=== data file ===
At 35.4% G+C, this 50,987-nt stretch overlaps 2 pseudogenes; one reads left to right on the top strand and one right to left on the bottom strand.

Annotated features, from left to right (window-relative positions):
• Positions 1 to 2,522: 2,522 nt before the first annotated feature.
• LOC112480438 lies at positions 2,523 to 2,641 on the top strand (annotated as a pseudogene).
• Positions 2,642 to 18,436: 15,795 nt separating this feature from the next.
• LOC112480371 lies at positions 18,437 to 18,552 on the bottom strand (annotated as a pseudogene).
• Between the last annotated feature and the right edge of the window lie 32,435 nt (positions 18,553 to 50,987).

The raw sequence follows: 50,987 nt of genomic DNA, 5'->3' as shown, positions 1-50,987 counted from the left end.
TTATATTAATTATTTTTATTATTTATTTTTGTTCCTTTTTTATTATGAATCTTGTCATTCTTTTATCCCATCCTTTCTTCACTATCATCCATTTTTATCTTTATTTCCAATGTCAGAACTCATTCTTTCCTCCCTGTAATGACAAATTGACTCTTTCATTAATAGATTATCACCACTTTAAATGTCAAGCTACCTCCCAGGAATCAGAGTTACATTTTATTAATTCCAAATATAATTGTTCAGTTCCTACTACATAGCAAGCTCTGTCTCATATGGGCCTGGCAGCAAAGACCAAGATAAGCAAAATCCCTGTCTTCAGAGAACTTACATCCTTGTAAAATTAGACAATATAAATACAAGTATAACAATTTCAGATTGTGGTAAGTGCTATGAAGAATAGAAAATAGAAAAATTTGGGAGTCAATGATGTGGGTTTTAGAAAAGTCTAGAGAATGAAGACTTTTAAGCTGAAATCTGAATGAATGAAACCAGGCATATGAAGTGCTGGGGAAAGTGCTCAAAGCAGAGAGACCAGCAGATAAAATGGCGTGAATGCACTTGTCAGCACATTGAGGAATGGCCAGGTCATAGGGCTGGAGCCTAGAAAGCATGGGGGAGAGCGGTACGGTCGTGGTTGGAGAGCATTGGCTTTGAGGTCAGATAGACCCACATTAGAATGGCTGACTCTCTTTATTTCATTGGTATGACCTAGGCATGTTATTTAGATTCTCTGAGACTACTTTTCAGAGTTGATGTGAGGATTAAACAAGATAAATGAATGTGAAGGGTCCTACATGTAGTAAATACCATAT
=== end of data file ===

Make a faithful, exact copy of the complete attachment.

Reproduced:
At 35.4% G+C, this 50,987-nt stretch overlaps 2 pseudogenes; one reads left to right on the top strand and one right to left on the bottom strand.

Annotated features, from left to right (window-relative positions):
• Positions 1 to 2,522: 2,522 nt before the first annotated feature.
• LOC112480438 lies at positions 2,523 to 2,641 on the top strand (annotated as a pseudogene).
• Positions 2,642 to 18,436: 15,795 nt separating this feature from the next.
• LOC112480371 lies at positions 18,437 to 18,552 on the bottom strand (annotated as a pseudogene).
• Between the last annotated feature and the right edge of the window lie 32,435 nt (positions 18,553 to 50,987).

The raw sequence follows: 50,987 nt of genomic DNA, 5'->3' as shown, positions 1-50,987 counted from the left end.
TTATATTAATTATTTTTATTATTTATTTTTGTTCCTTTTTTATTATGAATCTTGTCATTCTTTTATCCCATCCTTTCTTCACTATCATCCATTTTTATCTTTATTTCCAATGTCAGAACTCATTCTTTCCTCCCTGTAATGACAAATTGACTCTTTCATTAATAGATTATCACCACTTTAAATGTCAAGCTACCTCCCAGGAATCAGAGTTACATTTTATTAATTCCAAATATAATTGTTCAGTTCCTACTACATAGCAAGCTCTGTCTCATATGGGCCTGGCAGCAAAGACCAAGATAAGCAAAATCCCTGTCTTCAGAGAACTTACATCCTTGTAAAATTAGACAATATAAATACAAGTATAACAATTTCAGATTGTGGTAAGTGCTATGAAGAATAGAAAATAGAAAAATTTGGGAGTCAATGATGTGGGTTTTAGAAAAGTCTAGAGAATGAAGACTTTTAAGCTGAAATCTGAATGAATGAAACCAGGCATATGAAGTGCTGGGGAAAGTGCTCAAAGCAGAGAGACCAGCAGATAAAATGGCGTGAATGCACTTGTCAGCACATTGAGGAATGGCCAGGTCATAGGGCTGGAGCCTAGAAAGCATGGGGGAGAGCGGTACGGTCGTGGTTGGAGAGCATTGGCTTTGAGGTCAGATAGACCCACATTAGAATGGCTGACTCTCTTTATTTCATTGGTATGACCTAGGCATGTTATTTAGATTCTCTGAGACTACTTTTCAGAGTTGATGTGAGGATTAAACAAGATAAATGAATGTGAAGGGTCCTACATGTAGTAAATACCATAT